Stone Money-RowanRat

Wealth means success, and has been throughout history. One achieves wealth by holding a great amount of money. Since the beginning of time, humans have used physical currency for trade. Physical currency is simply an object that holds monetary value. What type of physical money is exchanged depends on the area in which you live. Some examples include stone or paper. In modern times, however, the physical form is becoming obsolete and society is using more electronic platforms such as apps and debit cards. 

Milton Friedman’s, The Island of Stone Money, discusses their means of currency. Friedman is referring to the Micronesian’s German colony of the Caroline islands. More specifically, Friedman informs his audience of the Yap people, who reside in the island of Yap. Different from the US’s form of cash, or paper money, they used stone. On their island, they have no metal so they resort to stone. This medium of exchange goes by the name of fei. Fei, according to Friedman, “consists of large, solid, thick, stone wheels ranging in diameter from a foot to 12 feet, having in the centre a hole varying in size with the diameter of the stone, wherein a pole may be inserted sufficiently large and strong to bear the weight and facilitate transportation”(pg 3). Because of the size and weight of fei, their people rarely move the physical object and rely on acknowledgement of the transaction instead. 

In the United States, citizens used gold as means of currency. Over time, people agreed that gold was inconvenient and it was replaced with paper, or cash. The process of this transformation consisted of gold backing the paper that people physically held. It is not that simple today, however. Jacob Goldstein looks further into the concept of modern day currency. Some questions arose including, “where did all that money go?” and “was there a big fire somewhere which burned up a lot of dollar bills?” when speaking of the stock market. While having a conversation with his aunt, she answers his questions by stating, “money is fiction.” To put it into simple terms, money can lose or gain value through inflation. With that being said, money is just an idea. Currently, we use electronic platforms to pay our bills, purchase objects online, etc… There’s no actual money being handed to one person to the next, they’re just numbers that go up and down in a system. Money is a concept created by people, changed by people, and traded by people. There is no concrete value of money, making it a confusing concept to comprehend.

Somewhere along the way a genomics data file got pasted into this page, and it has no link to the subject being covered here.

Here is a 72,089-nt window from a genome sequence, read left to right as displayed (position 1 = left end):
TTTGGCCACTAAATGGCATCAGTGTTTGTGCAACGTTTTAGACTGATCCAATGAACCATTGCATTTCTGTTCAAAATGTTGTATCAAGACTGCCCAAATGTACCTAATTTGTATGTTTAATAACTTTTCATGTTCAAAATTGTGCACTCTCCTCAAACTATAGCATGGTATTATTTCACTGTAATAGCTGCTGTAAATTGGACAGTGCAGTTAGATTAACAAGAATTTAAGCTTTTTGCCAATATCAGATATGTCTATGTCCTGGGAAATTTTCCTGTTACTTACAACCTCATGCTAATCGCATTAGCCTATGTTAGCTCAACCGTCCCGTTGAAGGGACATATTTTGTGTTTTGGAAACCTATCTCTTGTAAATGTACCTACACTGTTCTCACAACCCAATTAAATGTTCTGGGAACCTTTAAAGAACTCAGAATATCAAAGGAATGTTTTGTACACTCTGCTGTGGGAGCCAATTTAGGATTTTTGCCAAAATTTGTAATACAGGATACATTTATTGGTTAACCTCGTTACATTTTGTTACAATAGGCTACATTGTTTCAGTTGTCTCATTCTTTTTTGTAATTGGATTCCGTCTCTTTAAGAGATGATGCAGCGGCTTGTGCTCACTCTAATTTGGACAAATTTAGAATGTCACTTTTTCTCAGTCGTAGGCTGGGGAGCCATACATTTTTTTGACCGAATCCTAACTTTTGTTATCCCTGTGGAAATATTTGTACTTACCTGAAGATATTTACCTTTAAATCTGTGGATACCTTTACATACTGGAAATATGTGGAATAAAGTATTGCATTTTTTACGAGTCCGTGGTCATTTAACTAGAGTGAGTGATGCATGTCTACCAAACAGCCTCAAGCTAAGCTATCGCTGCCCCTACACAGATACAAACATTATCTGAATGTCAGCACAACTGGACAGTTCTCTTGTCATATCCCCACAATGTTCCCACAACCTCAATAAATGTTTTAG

Bitcoin is another example of how modern day money is just a concept. In Jeff Reeves, “Bitcoin has no place in your-or any-portfolio”, he argues that bitcoin is unreliable and nobody should participate in this digital currency. The reason behind this thinking is that bitcoin holds no true value and the only worth is based on how much someone is willing to pay. Reeves is correct in saying that it holds no value, but to say that nobody should get involved with bitcoin for that reason can be said the same about cash money. It is understood that money is just a concept, so there is little that differentiates the reliability and validity of cash money and bitcoin.

Friedman tells the interesting story of a wealthy Yap family. The family’s stone lay under the sea. An ancestor went to retrieve the stone but a storm arose. The team made it out of the storm, but the raft and the stone were left stranded. Even though the stone was not in the family’s possession, it was still accepted as if it were on land next to the family’s house. As Friedman states, “Unless you are very unusual, your immediate reaction, like my own, will be: ‘How silly. How can people be so illogical?’”(pg 5). Modern day currency can be looked at as just as illogical as the story of the Yap family. Their wealth was agreed upon the same way that wealth today is agreed upon. If cash money in the US isn’t backed by gold, and can lose or gain value, currency is just information…a concept that continues to shift with time.

It is mind boggling that money is such an essential aspect of our society yet it is all but reliable and understandable. From our society today in the US to the Yap people, currency is made up and holds no true value. As technology becomes more advanced, the future will not hold anymore physical currency and will all be digital. Monetary value will continue to diminish, further proving the idea that money is fictional.

References

Friedman, Milton. “The Island of Stone Money.” Diss. Hoover Institution, Stanford University , 1991.

Reeves, Jeff. “Opinion: Bitcoin Has No Place in Your – or Any – Portfolio.” MarketWatch, MarketWatch, 31 Jan. 2015, http://www.marketwatch.com/story/bitcoin-has-no-place-in-any-portfolio-2015-01-28. 

The Invention of Money. 19 Feb. 2018, http://www.thisamericanlife.org/423/the-invention-of-money. 

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